The cloned biomarker cDNA obtained through the methods described above may be recombinantly expressed by molecular cloning into an expression vector containing a suitable promoter and other appropriate transcription regulatory elements, and transferred into prokaryotic or eukaryotic host cells to produce recombinant biomarker. Techniques for such manipulations are fully described in Maniatis, T, et al., supra, and are well known in the art.
In other related aspects, the invention includes an isolated nucleic acid encoding a biomarker, operably linked to a nucleic acid comprising a promoter/regulatory sequence such that the nucleic acid is preferably capable of directing expression of the biomarker protein encoded by the nucleic acid. Thus, the invention encompasses expression vectors and methods for the introduction of exogenous DNA into cells with concomitant expression of the exogenous DNA in the cells such as those described, for example, in Sambrook et al. (2001, Molecular Cloning: A Laboratory Manual, Cold Spring Harbor Laboratory, New York), and in Ausubel et al. (1997, Current Protocols in Molecular Biology, John Wiley & Sons, New York). The incorporation of a desired polynucleotide into a vector and the choice of vectors is well-known in the art as described in, for example, Sambrook et al., supra, and Ausubel et al., supra.
The biomarker polynucleotide can be cloned into a number of types of vectors. However, the present invention should not be construed to be limited to any particular vector. Instead, the present invention should be construed to encompass a wide plethora of vectors which are readily available and/or well-known in the art. For example, a biomarker polynucleotide of the invention can be cloned into a vector including, but not limited to a plasmid, a phagemid, a phage derivative, an animal viruse, and a cosmid. Vectors of particular interest include expression vectors, replication vectors, probe generation vectors, and sequencing vectors.
In specific embodiments, the expression vector is selected from the group consisting of a viral vector, a bacterial vector and a mammalian cell vector. Numerous expression vector systems exist that comprise at least a part or all of the compositions discussed above. Prokaryote- and/or eukaryote-vector based systems can be employed for use with the present invention to produce polynucleotides, or their cognate polypeptides. Many such systems are commercially and widely available.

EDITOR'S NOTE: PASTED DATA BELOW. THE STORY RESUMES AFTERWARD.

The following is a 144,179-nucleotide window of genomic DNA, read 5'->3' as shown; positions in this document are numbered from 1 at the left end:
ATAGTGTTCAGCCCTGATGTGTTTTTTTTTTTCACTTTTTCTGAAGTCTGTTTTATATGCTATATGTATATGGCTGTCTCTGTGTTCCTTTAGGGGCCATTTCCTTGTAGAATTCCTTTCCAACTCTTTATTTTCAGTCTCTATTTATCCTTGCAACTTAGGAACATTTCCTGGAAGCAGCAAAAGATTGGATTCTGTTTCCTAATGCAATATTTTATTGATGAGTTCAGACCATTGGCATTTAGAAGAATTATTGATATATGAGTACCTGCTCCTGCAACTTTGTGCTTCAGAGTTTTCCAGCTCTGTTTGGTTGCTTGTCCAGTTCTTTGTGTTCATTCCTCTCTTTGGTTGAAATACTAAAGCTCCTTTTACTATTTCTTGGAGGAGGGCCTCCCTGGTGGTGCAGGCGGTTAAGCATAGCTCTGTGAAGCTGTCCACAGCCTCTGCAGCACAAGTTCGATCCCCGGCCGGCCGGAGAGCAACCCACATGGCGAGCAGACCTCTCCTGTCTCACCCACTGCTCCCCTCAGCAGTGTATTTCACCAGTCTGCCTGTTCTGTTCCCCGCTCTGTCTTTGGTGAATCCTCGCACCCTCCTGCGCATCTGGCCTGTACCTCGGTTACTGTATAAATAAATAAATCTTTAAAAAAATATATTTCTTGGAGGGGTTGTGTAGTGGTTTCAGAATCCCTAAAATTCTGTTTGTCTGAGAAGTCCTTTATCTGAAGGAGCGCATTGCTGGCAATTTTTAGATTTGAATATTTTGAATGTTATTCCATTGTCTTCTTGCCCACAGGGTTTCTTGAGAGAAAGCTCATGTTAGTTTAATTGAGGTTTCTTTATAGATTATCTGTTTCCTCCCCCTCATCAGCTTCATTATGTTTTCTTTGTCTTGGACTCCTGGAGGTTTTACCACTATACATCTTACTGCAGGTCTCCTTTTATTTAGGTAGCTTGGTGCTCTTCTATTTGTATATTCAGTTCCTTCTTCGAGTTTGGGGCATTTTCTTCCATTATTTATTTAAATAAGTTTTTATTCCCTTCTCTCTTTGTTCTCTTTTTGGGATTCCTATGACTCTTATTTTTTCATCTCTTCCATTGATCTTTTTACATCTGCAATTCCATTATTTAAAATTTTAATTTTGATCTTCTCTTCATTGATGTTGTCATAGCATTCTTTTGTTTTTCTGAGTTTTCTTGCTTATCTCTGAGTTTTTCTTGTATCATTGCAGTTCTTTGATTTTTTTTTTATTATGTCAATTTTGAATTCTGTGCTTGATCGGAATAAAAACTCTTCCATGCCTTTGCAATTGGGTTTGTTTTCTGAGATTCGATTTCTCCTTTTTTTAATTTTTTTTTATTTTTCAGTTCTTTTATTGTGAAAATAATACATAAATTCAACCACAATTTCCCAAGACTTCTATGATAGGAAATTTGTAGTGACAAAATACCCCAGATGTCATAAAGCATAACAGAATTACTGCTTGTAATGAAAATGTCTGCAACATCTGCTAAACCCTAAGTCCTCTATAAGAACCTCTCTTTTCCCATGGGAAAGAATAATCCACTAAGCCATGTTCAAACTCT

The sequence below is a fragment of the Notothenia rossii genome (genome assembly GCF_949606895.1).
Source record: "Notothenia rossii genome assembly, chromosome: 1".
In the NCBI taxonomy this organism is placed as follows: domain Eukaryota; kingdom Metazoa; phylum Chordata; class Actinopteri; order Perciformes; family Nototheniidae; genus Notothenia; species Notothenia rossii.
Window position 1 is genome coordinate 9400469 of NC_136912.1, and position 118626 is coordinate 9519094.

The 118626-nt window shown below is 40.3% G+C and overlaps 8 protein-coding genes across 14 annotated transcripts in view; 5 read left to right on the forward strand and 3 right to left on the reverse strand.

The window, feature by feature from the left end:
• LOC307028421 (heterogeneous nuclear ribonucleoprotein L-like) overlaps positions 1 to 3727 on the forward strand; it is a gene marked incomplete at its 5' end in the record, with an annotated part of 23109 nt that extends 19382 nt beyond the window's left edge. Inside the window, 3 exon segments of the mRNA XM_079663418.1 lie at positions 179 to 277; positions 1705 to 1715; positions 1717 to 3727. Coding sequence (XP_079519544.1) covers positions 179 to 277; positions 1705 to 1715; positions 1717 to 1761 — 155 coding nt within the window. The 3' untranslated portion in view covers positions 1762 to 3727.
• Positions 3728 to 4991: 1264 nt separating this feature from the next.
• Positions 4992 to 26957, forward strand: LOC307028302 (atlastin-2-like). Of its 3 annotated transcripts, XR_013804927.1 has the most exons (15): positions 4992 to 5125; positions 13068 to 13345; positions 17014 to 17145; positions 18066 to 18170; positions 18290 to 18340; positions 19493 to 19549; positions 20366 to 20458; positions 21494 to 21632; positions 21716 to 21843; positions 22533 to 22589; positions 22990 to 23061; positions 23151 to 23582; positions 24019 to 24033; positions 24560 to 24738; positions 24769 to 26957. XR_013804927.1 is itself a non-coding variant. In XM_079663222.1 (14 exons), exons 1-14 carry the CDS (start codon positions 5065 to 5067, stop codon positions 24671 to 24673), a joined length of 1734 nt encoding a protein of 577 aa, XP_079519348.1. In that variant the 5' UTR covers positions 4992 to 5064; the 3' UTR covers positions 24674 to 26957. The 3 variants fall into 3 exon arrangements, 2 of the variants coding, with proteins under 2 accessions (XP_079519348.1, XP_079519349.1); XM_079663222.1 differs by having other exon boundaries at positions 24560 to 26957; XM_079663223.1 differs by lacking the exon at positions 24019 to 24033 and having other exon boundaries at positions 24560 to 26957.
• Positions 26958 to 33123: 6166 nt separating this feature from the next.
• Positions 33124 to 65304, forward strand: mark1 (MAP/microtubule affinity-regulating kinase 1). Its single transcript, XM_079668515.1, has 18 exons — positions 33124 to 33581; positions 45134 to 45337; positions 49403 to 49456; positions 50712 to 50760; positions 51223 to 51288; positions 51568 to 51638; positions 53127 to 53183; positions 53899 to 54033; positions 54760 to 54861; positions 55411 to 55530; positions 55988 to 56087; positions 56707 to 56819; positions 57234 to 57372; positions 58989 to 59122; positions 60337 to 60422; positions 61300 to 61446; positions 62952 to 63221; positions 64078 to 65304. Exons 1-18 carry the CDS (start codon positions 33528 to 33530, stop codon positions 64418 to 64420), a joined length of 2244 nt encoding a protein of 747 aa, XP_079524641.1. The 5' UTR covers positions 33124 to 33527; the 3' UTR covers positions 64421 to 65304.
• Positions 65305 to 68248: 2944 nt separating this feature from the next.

Further, the expression vector may be provided to a cell in the form of a viral vector. Viral vector technology is well known in the art and is described, for example, in Sambrook et al. (2001), and in Ausubel et al. (1997), and in other virology and molecular biology manuals. Viruses, which are useful as vectors include, but are not limited to, retroviruses, adenoviruses, adeno-associated viruses, herpes viruses, and lentiviruses. In general, a suitable vector contains an origin of replication functional in at least one organism, a promoter sequence, convenient restriction endonuclease sites, and one or more selectable markers. (See, e.g., WO 01/96584; WO 01/29058; and U.S. Pat. No. 6,326,193.
At least one module in each promoter functions to position the start site for RNA synthesis. The best known example of this is the TATA box, but in some promoters lacking a TATA box, such as the promoter for the mammalian terminal deoxynucleotidyl transferase gene and the promoter for the SV40 genes, a discrete element overlying the start site itself helps to fix the place of initiation.
Additional promoter elements, i.e., enhancers, regulate the frequency of transcriptional initiation. Typically, these are located in the region 30-110 bp upstream of the start site, although a number of promoters have recently been shown to contain functional elements downstream of the start site as well. The spacing between promoter elements frequently is flexible, so that promoter function is preserved when elements are inverted or moved relative to one another. In the thymidine kinase (tk) promoter, the spacing between promoter elements can be increased to 50 bp apart before activity begins to decline. Depending on the promoter, it appears that individual elements can function either co-operatively or independently to activate transcription.